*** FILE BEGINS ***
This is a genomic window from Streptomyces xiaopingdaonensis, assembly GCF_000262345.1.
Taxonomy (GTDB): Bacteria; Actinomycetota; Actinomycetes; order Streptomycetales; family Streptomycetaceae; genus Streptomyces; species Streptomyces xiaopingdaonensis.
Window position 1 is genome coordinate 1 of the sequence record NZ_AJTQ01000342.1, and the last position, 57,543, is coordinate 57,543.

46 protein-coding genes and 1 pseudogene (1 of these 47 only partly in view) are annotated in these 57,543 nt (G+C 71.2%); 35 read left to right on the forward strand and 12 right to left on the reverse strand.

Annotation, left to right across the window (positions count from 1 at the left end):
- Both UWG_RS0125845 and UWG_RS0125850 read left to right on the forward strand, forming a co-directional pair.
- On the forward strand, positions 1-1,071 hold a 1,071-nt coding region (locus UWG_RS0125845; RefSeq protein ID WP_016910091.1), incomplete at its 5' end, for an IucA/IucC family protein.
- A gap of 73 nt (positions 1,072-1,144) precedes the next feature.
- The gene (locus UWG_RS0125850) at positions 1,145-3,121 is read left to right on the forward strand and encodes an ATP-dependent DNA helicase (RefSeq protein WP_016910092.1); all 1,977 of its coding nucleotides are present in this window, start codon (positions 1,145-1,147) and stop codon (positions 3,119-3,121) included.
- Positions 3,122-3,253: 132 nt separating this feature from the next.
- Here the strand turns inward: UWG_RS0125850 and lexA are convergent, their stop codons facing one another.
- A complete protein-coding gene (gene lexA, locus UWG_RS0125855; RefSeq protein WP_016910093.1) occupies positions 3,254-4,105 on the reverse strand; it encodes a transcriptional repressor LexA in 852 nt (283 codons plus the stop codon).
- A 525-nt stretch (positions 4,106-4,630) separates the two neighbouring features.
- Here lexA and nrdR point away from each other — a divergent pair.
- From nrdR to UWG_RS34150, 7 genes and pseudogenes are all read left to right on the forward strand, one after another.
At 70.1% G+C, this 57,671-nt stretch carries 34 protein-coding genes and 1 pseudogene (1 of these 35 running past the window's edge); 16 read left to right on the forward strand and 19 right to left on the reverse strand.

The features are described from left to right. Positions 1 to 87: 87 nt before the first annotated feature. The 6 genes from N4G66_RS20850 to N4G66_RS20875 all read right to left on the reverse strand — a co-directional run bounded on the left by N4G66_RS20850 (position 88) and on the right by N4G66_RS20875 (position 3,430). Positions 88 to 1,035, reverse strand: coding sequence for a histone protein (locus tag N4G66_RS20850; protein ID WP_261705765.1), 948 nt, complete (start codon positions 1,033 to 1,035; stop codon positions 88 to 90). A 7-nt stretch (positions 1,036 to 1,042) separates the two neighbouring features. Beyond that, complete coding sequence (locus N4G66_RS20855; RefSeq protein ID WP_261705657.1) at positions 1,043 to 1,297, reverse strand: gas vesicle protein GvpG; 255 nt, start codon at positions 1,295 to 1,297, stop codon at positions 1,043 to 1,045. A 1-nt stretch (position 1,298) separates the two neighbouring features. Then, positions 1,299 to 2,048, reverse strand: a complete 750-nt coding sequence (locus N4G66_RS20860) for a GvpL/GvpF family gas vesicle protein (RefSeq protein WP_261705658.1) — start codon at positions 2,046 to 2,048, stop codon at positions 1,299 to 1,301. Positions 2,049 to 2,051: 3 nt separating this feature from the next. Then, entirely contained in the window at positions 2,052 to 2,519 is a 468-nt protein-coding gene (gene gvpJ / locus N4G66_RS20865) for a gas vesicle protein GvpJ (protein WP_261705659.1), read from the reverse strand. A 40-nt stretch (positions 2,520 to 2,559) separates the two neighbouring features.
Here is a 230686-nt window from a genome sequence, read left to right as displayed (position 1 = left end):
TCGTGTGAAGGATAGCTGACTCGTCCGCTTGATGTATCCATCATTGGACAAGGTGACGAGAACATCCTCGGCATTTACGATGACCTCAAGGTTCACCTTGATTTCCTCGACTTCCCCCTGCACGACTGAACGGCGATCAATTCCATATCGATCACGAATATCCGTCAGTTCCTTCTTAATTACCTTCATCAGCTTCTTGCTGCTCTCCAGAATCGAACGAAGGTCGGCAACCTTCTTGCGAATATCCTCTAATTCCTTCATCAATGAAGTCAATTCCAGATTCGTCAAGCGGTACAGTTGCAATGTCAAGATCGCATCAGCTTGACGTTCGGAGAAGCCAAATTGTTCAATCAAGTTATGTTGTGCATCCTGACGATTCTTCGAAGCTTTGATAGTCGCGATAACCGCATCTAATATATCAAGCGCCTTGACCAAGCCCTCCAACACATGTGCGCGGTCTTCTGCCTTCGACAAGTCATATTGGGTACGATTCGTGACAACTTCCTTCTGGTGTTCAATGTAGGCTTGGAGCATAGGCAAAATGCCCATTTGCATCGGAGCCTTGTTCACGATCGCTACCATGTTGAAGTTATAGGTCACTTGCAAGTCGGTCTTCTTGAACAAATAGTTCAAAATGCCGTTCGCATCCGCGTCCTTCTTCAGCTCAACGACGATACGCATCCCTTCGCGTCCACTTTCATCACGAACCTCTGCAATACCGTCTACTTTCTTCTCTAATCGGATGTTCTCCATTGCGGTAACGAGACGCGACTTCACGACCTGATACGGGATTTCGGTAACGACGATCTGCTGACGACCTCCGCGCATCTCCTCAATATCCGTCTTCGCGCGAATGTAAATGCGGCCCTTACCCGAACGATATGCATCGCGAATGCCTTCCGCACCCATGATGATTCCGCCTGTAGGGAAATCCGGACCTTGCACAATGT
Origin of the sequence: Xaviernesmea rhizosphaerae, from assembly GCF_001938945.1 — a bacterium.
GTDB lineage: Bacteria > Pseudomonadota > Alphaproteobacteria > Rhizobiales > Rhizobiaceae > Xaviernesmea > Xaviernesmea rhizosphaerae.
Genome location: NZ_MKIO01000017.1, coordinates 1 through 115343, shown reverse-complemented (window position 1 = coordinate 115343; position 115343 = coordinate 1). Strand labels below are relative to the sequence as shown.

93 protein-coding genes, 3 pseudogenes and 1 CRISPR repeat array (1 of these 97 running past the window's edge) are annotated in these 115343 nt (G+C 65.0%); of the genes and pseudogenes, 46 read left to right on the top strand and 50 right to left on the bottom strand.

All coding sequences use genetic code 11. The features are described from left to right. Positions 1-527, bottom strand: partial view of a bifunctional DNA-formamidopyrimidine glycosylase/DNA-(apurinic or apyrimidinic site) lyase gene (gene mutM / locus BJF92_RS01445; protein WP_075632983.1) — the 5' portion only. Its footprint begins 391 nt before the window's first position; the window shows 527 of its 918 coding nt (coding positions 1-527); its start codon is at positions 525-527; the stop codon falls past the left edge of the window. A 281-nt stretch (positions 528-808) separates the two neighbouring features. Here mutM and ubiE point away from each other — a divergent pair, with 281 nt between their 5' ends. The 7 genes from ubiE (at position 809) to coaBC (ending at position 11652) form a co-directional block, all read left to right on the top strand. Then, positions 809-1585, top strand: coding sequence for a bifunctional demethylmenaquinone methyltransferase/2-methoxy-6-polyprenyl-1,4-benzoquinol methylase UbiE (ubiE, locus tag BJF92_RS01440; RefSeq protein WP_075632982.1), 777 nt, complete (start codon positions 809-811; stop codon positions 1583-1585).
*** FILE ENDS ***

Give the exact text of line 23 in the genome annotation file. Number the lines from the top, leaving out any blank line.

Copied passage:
93 protein-coding genes, 3 pseudogenes and 1 CRISPR repeat array (1 of these 97 running past the window's edge) are annotated in these 115343 nt (G+C 65.0%); of the genes and pseudogenes, 46 read left to right on the top strand and 50 right to left on the bottom strand.